A friend of mine has hired me to edit their novel — developmental editing. It’s a deep reading of a piece that’s not a simple proofreading or copy editing read through. The editor may read through the work several times looking for consistency, structure, meaning, logic, etc. It can be a long process and requires really thinking about what you’re reading. You can’t just do it on automatic. Fortunately, my friend wrote a novel that’s not only a good story, but also leaves the reader with lots of things to think about.
One of the characters comes to the conclusion, several times, that no matter how hard she tries to do the right thing, the thing that is required of her, it always seems to get her into trouble. She’s chopped away bits and pieces of herself over the years to try to fit into what is required by the many factions in her life, and even then, it’s not good enough. It’s never good enough.
I identified with what that character was going through, so it made me think about that feeling. That feeling that bits and pieces of you have been given away or stolen to accommodate others, and it’s never good enough. It’s a very familiar feeling for me, as I sure it is for others as well.
When I used to go out dancing, there was a bit of a protocol as to how things were done on the dance floor. Just as in walking on the sidewalk or driving along a street, there are “rules of the road” to allow everyone on the dance floor space to dance, express themselves, and have a good time. There was an assumption that everyone was allowed so much of a “bubble” around themselves. Sometimes you’d bump into someone, or they’d bump into you, but for the most part, most people respected the “bubble,” respected the space.
Except for those people. You know who they are. They’d come on the dance floor and it seemed like no matter where you danced, they were there in your space, bumping into you and not apologizing, not moving away, not allowing you your space. So you might move to another part of the dance floor, and there they’d be again. Or you might dance “smaller” so as not to take up all your bubble. This usually meant they just danced “bigger,” taking up what you weren’t using anymore. You could try dancing “bigger” as they did, but that risked some type of altercation.
So, you might leave the dance floor in a huff to get a drink, only to find that you’re now standing next to one of those people, who is pushing you aside to get the bartender’s attention before you. If you’re lucky, you finally find yourself some space outside in the parking lot having a cigarette, where you can swear at the world, swing your arms and kick the curb, getting the encroacher out of your system.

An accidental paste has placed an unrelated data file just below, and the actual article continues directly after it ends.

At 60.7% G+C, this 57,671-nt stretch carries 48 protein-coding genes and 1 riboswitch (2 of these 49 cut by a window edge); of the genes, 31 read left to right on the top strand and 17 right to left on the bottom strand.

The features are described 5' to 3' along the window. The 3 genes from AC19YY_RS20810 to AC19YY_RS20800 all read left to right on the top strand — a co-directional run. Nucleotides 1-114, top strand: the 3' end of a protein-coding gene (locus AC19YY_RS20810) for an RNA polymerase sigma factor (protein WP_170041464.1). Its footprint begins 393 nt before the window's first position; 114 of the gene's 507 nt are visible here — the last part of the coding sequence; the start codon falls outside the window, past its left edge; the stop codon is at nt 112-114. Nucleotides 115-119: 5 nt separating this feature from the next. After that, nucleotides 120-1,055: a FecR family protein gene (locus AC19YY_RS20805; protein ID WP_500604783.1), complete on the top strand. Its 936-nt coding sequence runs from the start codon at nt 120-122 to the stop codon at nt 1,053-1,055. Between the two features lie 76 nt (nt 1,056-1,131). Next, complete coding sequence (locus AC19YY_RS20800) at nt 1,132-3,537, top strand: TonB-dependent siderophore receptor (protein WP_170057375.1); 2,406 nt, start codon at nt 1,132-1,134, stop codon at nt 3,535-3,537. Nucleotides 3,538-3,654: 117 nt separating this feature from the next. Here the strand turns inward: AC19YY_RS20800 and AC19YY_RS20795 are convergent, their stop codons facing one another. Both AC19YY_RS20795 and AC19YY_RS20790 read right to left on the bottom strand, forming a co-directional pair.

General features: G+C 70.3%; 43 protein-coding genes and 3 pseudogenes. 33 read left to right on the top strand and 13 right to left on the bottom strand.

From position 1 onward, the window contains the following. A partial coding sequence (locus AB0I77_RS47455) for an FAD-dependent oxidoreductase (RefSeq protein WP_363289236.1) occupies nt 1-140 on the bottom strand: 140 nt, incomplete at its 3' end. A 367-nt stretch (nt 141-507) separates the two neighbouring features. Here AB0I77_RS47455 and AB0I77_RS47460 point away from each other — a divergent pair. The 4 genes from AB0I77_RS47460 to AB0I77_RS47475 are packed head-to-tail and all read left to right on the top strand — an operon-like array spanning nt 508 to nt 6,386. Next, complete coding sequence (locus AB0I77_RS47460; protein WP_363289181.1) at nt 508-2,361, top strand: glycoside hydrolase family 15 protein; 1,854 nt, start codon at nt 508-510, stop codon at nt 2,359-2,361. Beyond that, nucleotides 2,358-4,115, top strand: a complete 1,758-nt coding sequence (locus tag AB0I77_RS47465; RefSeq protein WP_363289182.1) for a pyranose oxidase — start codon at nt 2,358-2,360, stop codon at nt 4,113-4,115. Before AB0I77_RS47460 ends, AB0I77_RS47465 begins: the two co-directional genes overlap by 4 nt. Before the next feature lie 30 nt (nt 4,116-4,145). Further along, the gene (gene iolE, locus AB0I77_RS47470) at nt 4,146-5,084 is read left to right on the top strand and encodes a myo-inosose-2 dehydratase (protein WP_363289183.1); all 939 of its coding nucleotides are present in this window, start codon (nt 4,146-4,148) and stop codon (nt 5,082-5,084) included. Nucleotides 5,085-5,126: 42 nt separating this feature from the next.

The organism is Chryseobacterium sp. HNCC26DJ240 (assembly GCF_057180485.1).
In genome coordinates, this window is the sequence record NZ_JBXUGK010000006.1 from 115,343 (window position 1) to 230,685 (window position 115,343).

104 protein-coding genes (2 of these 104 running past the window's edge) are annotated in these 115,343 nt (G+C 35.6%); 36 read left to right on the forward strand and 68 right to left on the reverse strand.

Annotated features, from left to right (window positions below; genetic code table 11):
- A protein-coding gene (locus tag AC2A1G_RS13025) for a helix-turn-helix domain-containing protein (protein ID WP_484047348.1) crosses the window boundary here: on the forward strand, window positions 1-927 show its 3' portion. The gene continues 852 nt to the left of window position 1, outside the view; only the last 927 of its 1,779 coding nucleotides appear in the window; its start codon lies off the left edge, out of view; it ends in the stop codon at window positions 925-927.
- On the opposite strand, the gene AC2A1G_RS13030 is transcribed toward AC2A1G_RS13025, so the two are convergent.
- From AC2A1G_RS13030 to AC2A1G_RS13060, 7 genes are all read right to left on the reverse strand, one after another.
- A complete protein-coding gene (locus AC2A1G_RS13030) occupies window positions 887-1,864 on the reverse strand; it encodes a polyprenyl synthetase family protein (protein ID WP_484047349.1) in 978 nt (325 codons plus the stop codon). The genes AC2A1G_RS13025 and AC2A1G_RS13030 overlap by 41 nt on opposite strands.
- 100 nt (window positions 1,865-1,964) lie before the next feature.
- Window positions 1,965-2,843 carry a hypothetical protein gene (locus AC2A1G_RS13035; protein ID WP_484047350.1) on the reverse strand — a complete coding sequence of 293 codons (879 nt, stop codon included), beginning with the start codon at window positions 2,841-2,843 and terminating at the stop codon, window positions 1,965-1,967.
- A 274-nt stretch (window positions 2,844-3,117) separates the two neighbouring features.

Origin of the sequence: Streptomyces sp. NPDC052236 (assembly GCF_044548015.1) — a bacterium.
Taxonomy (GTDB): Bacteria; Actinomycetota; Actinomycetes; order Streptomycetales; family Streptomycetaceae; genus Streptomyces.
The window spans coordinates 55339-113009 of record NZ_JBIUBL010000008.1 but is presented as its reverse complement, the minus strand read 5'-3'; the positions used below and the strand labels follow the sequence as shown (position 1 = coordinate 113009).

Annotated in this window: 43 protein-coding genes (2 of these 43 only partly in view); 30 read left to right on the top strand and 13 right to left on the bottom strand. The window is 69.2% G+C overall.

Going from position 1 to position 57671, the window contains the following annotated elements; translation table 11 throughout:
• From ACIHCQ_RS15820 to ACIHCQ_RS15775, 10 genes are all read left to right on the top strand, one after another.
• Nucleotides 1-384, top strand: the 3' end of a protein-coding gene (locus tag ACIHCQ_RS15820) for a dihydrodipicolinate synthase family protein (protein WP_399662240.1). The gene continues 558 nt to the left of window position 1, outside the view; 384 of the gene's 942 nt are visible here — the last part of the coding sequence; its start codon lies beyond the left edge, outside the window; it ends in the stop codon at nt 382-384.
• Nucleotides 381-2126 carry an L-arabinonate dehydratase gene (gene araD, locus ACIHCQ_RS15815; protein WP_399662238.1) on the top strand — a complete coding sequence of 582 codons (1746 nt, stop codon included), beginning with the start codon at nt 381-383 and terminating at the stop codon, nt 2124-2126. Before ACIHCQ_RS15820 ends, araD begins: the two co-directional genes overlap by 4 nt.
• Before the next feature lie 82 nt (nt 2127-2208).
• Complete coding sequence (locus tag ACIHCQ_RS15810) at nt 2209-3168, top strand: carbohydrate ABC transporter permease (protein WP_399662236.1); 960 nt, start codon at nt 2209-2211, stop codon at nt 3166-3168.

If you’re lucky and they haven’t followed you out to bum your cigarette. If you’re not so lucky, then there they are again. They took your space and your drink and they literally want to take your breath as well.
I don’t go out dancing anymore, but that concept seems to hold true in other parts of my life. There are people out there who don’t seem to want to acknowledge that you are allowed your space, your breath. They walk into a room and take up the entire room with their presence. I’m not talking charismatic people who have a large presence, I’m talking about those people who steal the room. They steal your space and everyone else’s space in the room. They steal their attention, their voice, their breath.
If you are anything like me (and there are a ton like me, I know), you think, “fine, I’ll just manage fine in this little corner.” So you move to that corner, thinking that now the person stealing all that space will be mollified. But they’re not. That they have 75% and you have 25% is not good enough for our breath stealer. They want more. So you make your space smaller. You cut away at your space, letting them have 80% while you decide 20% is enough for you, if they’d just leave you alone and let you have it.
If we were talking sharing the bed with the cat, the dog and your assorted family members, this might be okay, comforting even, but we’re not talking about that. We’re talking about people who want to steal your space. You give up more and more of your space, more and more of your place at the table and that’s still not good enough for them. Your physical, emotional or psychological parts of yourself that you hold space for? They want that. Everything you hold dear to yourself — your ideas, your space, your opinions, your emotions — they want.
Why? I think each breath stealer has his or her own reasons, insecurities. It makes them bigger, more important. Or maybe they’re just absolutely clueless about how they are the big monster in the room stealing everyone else’s life.
In Gullah culture, there’s a creature called a Boo Hag, a breath stealer. They’re like a vampire in that they steal your life, your energy, but by stealing your breath, not your blood. They creep into your home and float above your body and steal your breath as you sleep. When you wake in the morning, you have no energy. Or if that’s not enough, they might steal your skin (you can read about it here).
Probably everyone plays the part of the Boo Hag at one time or another in their lives. I mean, if things go the way they’re supposed to on any given day, then life is a bit of a give and take, right? You might give of yourself one day and take the next. Like the marketplace, you get paid and go out and spend your money for goods, which pays someone else, who goes out and spends money for goods or services, and so on, etc. You breathe in from someone one day, and breathe back into them the next. And there will be days when, whether or not you’re aware of it, you will be the one playing the part of the Boo Hag. You will be selfishly demanding the space, the breath, the opinions, the energy. They are all yours, dammit! People OWE you! Didn’t they know that?